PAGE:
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A Losing Mindset

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The Sabres continue to struggle stringing wins together, which is nothing new in Buffalo.

NHL: Buffalo Sabres at Carolina Hurricanes James Guillory-USA TODAY Sports

With the halfway point of the season quickly approaching, the Buffalo Sabres are all but eliminated from playoff contention. Despite some high hopes back in September, this season has never really looked good. After an opening night overtime loss to Montreal, the Sabres were projected to hit 82 points for the season. That was the highest projection of the season so far, with the next highest being sixteen points lower. Let that sink in. Now look at it:



Since (kind of) recovering from an early-season skid, the Sabres have simply not been able to string wins together and get some serious upward momentum. Although the most recent trend is more of a flat line than the downward trends preceding it, it’s a flat line around 57 points, which is far too little, somehow already too late.

What the Sabres need for even the slightest hope at a somewhat decent season is a win streak. Unfortunately, the Sabres have seemed to develop a losing mindset in which there is no ability to string some wins together, even when the team is “hot”. Analyzing data from the 2013-14 to 2016-17 season, I created distributions of winning and losing streaks by a number of games for each time. Here’s a look at win streaks:



The problem quickly becomes apparent. In a league which other teams expect around half of their winning streaks to only last one game, the Sabres have seen 64% of their win streaks end at one. They have seen a single win streak of four games, and nothing better than that. It’s honestly wild to think about that, especially when you consider some of the winning streaks that Vegas has put together in their inaugural season.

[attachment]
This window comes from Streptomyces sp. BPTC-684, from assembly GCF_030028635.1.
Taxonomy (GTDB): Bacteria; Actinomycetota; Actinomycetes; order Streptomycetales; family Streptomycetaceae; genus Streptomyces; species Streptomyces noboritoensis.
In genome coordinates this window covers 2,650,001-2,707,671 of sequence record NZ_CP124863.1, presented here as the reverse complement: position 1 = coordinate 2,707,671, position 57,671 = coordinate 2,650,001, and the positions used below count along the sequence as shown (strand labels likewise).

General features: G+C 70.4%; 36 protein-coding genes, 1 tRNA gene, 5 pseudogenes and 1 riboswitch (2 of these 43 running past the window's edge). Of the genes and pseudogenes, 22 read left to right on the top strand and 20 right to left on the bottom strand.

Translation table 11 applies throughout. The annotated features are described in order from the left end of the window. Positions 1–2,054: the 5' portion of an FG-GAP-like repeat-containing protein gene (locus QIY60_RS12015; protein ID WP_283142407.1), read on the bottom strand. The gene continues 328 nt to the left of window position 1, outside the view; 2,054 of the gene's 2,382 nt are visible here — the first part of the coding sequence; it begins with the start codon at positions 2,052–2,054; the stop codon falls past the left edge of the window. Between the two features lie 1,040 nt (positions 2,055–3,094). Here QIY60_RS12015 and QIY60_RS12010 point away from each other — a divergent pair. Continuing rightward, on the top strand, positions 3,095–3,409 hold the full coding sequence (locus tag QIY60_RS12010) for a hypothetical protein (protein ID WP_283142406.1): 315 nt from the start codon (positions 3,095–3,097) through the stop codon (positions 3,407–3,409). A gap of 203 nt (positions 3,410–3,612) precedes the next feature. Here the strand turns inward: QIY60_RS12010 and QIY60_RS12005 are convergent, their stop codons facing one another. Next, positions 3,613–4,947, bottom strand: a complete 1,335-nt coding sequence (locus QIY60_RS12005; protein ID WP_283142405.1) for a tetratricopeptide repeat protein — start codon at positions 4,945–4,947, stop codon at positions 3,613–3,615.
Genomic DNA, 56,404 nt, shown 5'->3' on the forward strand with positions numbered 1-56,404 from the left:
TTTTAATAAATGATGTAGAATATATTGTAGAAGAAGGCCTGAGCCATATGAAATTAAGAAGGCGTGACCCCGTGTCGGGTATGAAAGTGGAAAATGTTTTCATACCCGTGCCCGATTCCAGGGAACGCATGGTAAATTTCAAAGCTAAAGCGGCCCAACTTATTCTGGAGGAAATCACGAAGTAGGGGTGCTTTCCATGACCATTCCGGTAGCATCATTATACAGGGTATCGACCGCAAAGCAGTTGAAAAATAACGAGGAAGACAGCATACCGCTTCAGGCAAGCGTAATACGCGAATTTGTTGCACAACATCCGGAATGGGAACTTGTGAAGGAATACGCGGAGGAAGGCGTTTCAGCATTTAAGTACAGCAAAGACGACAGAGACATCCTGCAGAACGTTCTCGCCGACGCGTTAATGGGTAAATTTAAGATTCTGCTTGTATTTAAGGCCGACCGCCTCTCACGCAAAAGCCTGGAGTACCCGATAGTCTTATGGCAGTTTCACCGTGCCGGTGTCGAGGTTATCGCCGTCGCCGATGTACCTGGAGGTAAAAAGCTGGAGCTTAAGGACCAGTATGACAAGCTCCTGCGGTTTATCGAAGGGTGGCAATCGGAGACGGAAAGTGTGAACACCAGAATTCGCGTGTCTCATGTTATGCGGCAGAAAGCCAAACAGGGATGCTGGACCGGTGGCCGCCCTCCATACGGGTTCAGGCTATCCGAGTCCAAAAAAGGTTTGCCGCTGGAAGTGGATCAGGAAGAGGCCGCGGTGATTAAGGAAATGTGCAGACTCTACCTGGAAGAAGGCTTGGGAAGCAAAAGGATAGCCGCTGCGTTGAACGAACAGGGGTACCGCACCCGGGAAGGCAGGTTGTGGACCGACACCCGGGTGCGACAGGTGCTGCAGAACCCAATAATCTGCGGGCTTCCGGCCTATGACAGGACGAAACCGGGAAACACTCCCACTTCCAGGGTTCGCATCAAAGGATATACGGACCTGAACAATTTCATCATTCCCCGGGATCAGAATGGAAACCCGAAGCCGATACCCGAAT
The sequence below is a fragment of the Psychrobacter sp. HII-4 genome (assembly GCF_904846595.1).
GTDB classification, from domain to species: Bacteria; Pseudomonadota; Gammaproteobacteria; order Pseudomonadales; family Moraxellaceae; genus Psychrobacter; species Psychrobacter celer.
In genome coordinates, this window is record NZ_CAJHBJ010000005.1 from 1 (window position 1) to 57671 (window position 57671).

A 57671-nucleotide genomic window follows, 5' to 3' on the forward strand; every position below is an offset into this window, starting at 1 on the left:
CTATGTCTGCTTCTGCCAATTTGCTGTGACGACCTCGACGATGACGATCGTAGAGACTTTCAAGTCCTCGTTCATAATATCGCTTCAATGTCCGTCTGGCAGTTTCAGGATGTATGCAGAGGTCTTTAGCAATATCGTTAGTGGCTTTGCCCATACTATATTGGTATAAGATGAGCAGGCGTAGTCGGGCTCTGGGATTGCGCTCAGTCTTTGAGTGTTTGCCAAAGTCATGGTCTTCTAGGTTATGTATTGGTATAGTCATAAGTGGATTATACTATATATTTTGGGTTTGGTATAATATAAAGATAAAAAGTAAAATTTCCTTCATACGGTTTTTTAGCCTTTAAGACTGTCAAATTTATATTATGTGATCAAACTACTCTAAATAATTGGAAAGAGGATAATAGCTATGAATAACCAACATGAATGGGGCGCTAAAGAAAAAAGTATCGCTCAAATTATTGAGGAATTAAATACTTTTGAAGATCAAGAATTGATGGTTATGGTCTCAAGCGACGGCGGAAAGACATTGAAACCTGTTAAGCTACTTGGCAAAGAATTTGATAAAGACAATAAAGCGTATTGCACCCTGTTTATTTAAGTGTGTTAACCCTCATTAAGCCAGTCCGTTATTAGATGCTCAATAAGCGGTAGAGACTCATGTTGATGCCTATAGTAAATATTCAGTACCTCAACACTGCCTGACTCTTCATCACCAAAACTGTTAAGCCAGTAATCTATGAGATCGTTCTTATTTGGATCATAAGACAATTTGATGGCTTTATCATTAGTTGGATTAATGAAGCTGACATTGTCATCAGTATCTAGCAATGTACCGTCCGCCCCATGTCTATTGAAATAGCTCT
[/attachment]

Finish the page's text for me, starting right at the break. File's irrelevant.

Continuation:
Here’s losing streaks:



Another tough chart to look at. It’s more likely than not that a Sabres losing streak exceeds one game. It’s also more likely that they have a four-game losing streak than a three-game losing streak. Etc. Etc.

Yes, this data includes the “tank years”. But that’s the point. I’m a fan of Jack Eichel just as much as the next guy, but the tank years have seemed to instilled a losing mindset into Buffalo.

Until Buffalo develops a mindset of winning and becomes determined to string some wins together, they will continue to be stuck in a losing mindset, and generational players or not, they’ll continue to disappoint.